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Tossing Pancakes

Tossing the Pancake

 

Olney

Ladies pancake race on the Olney town sign

 

Nationally, the most famous pancake race, for women only, takes place at Olney in Buckinghamshire. It is said to have originated in 1445 when a woman heard the shriving bell while she was making her pancakes and ran to the church to confess her sins still wearing her apron and clutching her frying pan. The women who race today still wear aprons and scarves on their heads, and must toss the pancake three times during the race. The winner is the first to complete the course and arrive at the church to serve her pancake and be kissed by the bell-ringer.

 

 

 

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The History of Pancake Day in Devon

Shrove Tuesday, which occurs in February or March, depending on the date of Easter, is the last day before the start of Lent. In 2017 it is on Tuesday 28th February and Easter Sunday on 16th April. The word 'shrove' comes from the Middle English 'to shrive', which means to absolve of sin. Formerly, a bell was rung in churches to call people to confession at Shrovetide. Penitents received absolution for confession of their sins, before the 40 days of Lenten fasting. The tradition may be based on the Bible story, in which Jesus fasted for 40 days in the wilderness. Lent is a time of reflection in preparation for the Easter feast.

 

Pancakes

English Pancakes with lemon and sugar

In some countries Shrove Tuesday is known as Mardi Gras or Fat Tuesday, when rich foods are eaten up before Lent. Some have suggested that Shrove Tuesday was originally a pagan holiday related to the changing seasons. The preparation and eating of hot round pancakes, which symbolised the Sun, were supposed to encourage the arrival of spring. Today, some people give up rich foods, or special treats like chocolate for lent, in observance of this period of penance.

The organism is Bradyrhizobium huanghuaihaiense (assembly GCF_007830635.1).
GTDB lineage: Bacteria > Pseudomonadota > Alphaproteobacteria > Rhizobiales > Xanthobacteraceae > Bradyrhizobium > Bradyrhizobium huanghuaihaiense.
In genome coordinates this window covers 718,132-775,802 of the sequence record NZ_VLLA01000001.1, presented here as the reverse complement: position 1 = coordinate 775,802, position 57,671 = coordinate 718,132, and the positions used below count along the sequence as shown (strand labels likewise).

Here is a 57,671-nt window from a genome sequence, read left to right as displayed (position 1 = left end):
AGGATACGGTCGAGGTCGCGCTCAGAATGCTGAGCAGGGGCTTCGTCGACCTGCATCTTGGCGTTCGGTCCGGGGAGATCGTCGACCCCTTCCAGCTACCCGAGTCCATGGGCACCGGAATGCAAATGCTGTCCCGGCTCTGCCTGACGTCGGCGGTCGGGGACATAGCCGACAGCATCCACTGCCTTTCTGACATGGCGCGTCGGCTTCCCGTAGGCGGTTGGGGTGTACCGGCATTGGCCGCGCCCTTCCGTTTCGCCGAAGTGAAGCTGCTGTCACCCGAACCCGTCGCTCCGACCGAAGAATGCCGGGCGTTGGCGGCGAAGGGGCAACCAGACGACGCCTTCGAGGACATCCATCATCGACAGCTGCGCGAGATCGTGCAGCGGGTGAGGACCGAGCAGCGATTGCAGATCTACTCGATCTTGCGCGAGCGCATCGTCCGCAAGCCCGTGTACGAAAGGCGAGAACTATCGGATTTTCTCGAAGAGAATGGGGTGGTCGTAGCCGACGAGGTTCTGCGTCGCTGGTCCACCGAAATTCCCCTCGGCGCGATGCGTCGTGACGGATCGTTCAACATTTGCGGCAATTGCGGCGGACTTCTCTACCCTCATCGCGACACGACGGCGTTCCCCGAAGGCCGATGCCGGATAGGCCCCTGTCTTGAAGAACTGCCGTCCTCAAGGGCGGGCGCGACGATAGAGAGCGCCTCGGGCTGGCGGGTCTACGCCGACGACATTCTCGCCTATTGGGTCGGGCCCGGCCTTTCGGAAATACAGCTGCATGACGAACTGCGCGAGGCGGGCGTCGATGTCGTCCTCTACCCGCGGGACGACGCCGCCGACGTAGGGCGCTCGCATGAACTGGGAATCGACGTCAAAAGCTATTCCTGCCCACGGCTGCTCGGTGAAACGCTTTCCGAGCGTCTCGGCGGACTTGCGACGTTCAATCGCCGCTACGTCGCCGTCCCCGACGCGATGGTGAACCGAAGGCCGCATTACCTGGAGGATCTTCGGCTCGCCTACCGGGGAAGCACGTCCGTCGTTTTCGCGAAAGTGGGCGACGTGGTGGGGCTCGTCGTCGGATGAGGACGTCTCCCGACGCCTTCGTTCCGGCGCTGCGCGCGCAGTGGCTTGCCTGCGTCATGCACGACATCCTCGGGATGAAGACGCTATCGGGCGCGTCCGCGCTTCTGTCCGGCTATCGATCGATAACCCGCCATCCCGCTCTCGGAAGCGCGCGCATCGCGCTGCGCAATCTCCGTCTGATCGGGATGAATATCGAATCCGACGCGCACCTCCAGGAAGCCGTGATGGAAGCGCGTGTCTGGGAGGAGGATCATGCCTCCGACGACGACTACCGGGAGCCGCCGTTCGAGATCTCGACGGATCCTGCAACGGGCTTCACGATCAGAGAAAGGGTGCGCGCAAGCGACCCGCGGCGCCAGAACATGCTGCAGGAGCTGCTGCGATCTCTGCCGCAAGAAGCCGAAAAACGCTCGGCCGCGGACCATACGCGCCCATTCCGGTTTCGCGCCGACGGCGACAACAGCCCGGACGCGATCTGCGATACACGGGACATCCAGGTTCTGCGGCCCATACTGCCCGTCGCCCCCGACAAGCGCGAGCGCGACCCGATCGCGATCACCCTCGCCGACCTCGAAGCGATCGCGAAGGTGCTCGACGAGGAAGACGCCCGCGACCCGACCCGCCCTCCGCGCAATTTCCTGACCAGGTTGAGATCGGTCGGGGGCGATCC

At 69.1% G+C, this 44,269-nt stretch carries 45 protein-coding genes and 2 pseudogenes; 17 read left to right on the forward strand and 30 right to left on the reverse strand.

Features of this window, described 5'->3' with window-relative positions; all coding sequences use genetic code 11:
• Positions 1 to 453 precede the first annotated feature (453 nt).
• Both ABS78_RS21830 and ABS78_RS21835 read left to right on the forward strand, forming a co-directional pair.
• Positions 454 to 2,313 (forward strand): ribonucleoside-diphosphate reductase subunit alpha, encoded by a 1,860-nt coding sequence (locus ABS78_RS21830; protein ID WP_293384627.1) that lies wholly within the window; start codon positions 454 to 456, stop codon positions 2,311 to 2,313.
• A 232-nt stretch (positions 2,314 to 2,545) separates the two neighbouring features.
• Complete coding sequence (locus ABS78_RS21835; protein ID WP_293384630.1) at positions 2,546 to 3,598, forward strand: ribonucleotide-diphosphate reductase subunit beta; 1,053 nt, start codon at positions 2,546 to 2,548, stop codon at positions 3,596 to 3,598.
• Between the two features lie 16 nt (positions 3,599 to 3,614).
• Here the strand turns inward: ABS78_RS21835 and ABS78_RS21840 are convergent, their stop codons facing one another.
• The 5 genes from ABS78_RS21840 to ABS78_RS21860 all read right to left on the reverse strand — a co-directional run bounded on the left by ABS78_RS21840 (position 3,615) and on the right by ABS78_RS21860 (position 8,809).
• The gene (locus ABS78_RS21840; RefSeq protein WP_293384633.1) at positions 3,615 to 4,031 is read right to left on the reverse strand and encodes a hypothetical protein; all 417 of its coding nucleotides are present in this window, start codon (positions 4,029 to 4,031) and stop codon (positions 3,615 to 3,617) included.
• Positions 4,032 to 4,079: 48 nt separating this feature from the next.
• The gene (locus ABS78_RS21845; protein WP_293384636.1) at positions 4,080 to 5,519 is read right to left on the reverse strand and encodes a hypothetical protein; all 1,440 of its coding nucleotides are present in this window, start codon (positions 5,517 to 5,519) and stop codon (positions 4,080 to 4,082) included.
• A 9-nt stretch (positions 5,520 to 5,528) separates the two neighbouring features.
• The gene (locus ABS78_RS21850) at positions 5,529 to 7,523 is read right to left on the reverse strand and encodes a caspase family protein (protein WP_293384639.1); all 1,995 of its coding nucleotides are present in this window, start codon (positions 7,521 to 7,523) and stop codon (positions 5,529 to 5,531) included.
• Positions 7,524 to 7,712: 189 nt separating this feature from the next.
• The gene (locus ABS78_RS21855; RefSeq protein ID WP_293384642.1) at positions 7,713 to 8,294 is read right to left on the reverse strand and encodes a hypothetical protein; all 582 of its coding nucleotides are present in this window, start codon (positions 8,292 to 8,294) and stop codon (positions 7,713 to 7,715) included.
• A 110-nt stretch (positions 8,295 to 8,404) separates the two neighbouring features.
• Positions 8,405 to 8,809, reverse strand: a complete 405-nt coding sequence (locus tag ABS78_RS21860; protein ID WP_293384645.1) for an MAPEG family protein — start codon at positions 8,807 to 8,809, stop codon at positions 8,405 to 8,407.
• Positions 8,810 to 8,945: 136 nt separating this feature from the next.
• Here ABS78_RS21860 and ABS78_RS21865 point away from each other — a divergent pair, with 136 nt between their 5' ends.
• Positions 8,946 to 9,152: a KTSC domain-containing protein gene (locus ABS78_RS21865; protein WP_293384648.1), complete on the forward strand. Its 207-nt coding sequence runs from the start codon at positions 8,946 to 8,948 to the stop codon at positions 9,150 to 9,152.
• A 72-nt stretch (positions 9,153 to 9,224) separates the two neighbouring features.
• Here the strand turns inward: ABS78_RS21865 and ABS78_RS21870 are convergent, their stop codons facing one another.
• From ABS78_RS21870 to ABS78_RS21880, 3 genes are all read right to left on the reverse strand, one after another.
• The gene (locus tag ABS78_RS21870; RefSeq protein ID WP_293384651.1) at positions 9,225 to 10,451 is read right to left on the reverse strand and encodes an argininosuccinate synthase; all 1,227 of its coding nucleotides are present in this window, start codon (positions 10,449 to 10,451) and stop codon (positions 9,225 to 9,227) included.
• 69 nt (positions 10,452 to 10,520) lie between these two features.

In the past Shrove Tuesday provided a chance to use up foods such as eggs and dairy produce, which according to strict Christian tradition could not be eaten during Lent. A simple way to use eggs and milk is to combine them with flour to make a batter for pancakes. Frying in a pan was also a very quick way to cook.

Pieter Bruegel

Pieter Bruegel the Elder: The Fight Between Carnival and Lent (detail), 1559

In Europe, various regional pancake recipes associated with Easter were eaten on Shrove Tuesday. An English cookery manuscript of 1430 refers to pancakes, but it was in the C17th that the recipes became popular in Britain, using a batter of flour and eggs thinned with milk, cream or water.

In 1615 Gervase Markham, an English poet and writer published The English Huswife, a book of cookery and remedies, which became a bestseller at the time. He favoured a thin pancake batter made with water, to which wine or brandy might be added to give a crisper pancake. The 1650s household accounts for Sydenham House in Marystow, Devon, mention that the Wise family had pancakes on Shrove Tuesday.

As early as 1619, in Pasquil's Palin the tradition of tossing or flipping the pancakes to cook both sides was recorded when

'.... every man and maide doe take their turne. And tosse their Pancakes up for feare they burne'.

In the C17th and C18th, as now, it was not uncommon for recipes to be 'borrowed' from previous publications. In 1747 for example, Hannah Glasse published four recipes for pancakes in her popular book The Art of Cookery made Plain and Easy. These had previously been published by another author in The Whole Duty of a Woman (1737). In fact many of Hannah Glasse's published recipes had come from other publications but she had interpreted them in a popular style which led to the success of her book.